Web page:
The man was identified as a 46-year-old man. He died on the scene. The Utah Highway Patrol said that alcohol and speed were the contributors to this crash. Unfortunately, this was on Memorial Day weekend. We are not making a moral judgment here and are truly sorry that this man lost his life but let’s think about drinking and driving a motorcycle.

Lesson to Learn

It is very important to listen to this warning. We are not saying that if he wasn’t under the influence he would not have crashed. We want everyone to be safe on the road. Driving under the influence puts not only you in danger—driving drunk or high puts everyone around you in danger. We are not here to lecture but we are wanting you to be as safe as possible. Summer is a great time to party and enjoy each other’s company. If you are drinking, make sure you have a designated driver so everyone is safe.

Utah Bike Law and its lawyers are not representing any of the parties mentioned in this article at the time the article was posted.  Our information source is cited in the article.  If you were involved in this incident or a similar incident and have questions about your rights and options, call us or another reputable law firm. 

The post Dangers of Drinking and Driving on a Motorcycle appeared first on Utah Bike Law.

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As summer is in full swing, it is hard to keep every activity straight. We have done it for you for that reason! We know that summers are hectic and events tend to be overlooked. Take a look at these July events and mark your calendars!

Angel’s Hand Foundation 16th Annual MC Ride

July 14, 2018 at Murray City Fire in Murray, UT at 7:00 a.m.

  • With 30-minute stops, the ride will be approximately 4-5 hours. Last stop will be at Kennecott offices in Copperton, Utah with last prizes, poker draw. We will stage here to make entrance through Copperton Park where the AHF car show will be in progress.
6th Annual Hal Wing Memorial Ride

July 14, 2018 at Utah Department of Public Safety in Salt Lake City, UT at 7:30 a.m.

  • There is a $30 entry fee! All proceeds will go to the Honoring Heroes Foundation which supports families of fallen law enforcement officers and employees of the Utah Department of Public Safety. There will be a shirt, breakfast, and lunch provided at this event!
Bike Night

July 17, 2018 at The UNION Tavern in Midvale, UT at 7:00 p.m.

  • Come out at join us yet for another amazing Bike Night with FREE Raffles & Karaoke!!!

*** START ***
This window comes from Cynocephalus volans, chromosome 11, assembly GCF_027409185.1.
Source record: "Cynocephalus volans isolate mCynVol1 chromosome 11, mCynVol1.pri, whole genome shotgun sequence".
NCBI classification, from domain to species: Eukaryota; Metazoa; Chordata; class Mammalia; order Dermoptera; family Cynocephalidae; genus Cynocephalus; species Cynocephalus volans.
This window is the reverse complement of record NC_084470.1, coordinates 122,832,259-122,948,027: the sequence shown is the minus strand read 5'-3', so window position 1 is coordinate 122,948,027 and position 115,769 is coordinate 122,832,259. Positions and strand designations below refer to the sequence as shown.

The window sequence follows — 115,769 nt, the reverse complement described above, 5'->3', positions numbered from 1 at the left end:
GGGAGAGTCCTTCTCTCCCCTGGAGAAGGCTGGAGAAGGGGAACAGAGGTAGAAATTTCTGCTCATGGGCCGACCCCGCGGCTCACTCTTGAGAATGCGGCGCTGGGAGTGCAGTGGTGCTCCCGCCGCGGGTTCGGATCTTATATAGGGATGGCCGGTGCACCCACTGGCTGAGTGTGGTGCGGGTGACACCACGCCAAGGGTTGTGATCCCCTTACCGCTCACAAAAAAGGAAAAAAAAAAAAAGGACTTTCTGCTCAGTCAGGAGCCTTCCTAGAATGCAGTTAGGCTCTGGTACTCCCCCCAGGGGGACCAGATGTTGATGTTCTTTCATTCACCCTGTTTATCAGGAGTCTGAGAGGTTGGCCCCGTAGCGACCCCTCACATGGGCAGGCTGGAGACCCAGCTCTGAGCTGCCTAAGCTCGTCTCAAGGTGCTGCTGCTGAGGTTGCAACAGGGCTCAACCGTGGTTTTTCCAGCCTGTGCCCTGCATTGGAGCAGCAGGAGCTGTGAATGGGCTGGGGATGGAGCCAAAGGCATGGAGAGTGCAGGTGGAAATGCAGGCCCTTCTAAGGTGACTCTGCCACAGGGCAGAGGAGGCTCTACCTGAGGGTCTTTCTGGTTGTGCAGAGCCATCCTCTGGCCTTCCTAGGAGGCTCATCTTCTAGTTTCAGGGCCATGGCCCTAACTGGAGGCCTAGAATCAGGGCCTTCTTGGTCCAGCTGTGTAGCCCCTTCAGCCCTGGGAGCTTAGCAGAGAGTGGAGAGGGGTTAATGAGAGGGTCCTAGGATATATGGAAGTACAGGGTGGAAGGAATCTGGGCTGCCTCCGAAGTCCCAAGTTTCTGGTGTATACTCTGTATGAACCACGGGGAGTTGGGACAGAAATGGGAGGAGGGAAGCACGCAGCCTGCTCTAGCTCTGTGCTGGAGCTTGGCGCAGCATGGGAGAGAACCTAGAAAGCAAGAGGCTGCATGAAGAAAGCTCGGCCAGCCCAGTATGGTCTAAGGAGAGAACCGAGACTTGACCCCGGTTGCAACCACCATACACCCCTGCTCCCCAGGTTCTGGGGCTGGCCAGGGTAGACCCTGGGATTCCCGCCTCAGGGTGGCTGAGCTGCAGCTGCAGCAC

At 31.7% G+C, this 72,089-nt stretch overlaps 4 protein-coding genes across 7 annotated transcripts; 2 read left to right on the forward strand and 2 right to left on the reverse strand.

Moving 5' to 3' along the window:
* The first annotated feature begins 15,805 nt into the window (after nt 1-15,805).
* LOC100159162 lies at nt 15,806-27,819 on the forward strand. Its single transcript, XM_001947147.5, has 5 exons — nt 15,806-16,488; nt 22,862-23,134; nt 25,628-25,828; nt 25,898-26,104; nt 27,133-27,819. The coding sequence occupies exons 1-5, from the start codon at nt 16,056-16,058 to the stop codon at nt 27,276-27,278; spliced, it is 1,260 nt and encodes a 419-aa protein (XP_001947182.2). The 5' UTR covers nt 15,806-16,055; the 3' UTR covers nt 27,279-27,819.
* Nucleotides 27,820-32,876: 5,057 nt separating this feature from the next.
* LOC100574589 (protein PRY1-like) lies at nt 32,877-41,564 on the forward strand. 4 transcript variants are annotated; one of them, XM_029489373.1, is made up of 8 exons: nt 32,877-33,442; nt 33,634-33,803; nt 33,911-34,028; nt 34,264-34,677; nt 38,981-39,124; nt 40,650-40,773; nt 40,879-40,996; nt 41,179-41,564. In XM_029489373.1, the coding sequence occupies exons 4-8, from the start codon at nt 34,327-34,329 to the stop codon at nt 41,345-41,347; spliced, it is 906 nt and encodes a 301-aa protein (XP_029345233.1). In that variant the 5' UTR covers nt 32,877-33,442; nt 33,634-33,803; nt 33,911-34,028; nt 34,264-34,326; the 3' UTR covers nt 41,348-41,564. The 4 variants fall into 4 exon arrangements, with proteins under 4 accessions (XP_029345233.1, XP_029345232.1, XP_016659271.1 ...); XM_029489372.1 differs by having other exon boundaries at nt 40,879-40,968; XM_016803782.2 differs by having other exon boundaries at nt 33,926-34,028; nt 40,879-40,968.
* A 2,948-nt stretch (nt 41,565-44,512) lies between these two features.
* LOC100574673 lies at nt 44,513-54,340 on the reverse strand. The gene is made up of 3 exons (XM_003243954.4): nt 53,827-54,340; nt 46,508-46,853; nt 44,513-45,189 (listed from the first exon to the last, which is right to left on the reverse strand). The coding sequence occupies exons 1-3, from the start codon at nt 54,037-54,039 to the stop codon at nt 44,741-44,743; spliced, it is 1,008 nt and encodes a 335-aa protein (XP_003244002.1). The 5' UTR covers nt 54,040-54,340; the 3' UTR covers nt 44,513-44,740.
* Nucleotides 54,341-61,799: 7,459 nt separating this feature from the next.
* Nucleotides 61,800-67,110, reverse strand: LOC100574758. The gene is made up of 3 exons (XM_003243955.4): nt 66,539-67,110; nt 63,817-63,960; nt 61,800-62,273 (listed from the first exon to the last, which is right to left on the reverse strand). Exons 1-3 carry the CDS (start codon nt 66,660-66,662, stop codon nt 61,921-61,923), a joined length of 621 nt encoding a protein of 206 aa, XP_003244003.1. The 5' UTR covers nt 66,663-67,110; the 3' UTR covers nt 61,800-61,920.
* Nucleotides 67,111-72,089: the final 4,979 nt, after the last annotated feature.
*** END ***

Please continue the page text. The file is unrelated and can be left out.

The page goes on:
Blues, Brews & BBQ Featuring Andy Frasco ‘Fro Fest’

July 22, 2018 Snowbasin Resort in Huntsville, UT at 12:00 p.m.

  • Join us on the lawn at Earl’s Lodge on Sunday, July 22 for the Blues, Brews & BBQ Concert Series and ‘Fro Fest’ with Andy Frasco and the UN, Wild Adriatic, Funk You, and Talia Keys! Bring the family to Snowbasin Resort for award-winning BBQ, family-friendly activities and free live music for all ages! Every Sunday in the summer 12:00pm – 5:30pm.
ABATE of Utah; Utah County July Blast Campout

July 27, 2018 – July 29, 2018 at DEFA’s Dude Ranch in Hanna, UT

  • Email abate.utahcounty@gmail.com to register for this event! $40 per couple or $25 per single rider.
3rd Annual Cancer Sucks Ride

July 28, 2018 at Payson City Memorial Park in Payson, UT at 8:00 a.m.

  • 7-year-old Samantha (Sammy) Anderson will be the recipient for this year’s Cancer Sucks Ride. Samantha is the Daughter of Cory and Stephanie Anderson. She is a sweet 7-year-old girl who was diagnosed with a Brain Tumor in May of 2017.
The Rockability Ride & Event 2018 (Pistons and High Heels)

July 28, 2018 at American Legion Post 112 Utah in Salt Lake City, UT at 9:00 a.m.

  • FREE RIDE FOR THE RIDERS, FREE RAFFLES, FREE GIVEAWAYS, BEST IN SHOW BIKE, PIN UP GIRL CONTEST & FREE CONCERT BY OPAL HILL DRIVE!!!!

Utah Bike Law loves the motorcycle community! We want you to enjoy every ride and events. Ride safe out there!

Utah Bike Law and its attorneys are licensed to practice law only in the State of Utah and maintain offices in Salt Lake City, Utah. No attorney client relationship is established by simply visiting this website.

The post Upcoming July Events and Rides appeared first on Utah Bike Law.

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It’s coming up to that time of year where many people are moving around the country. One of our employees is moving to Michigan this summer. There are so many moving parts to moving (no pun intended)! Your motorcycle is one thing that you need to bring to your new life but how? The obvious is to ride it. However, what if you are moving from California to Maine? Do you want that much wear and tear on your bike? Are you going to haul any other valuables behind your bike? The answers to both questions is—probably not.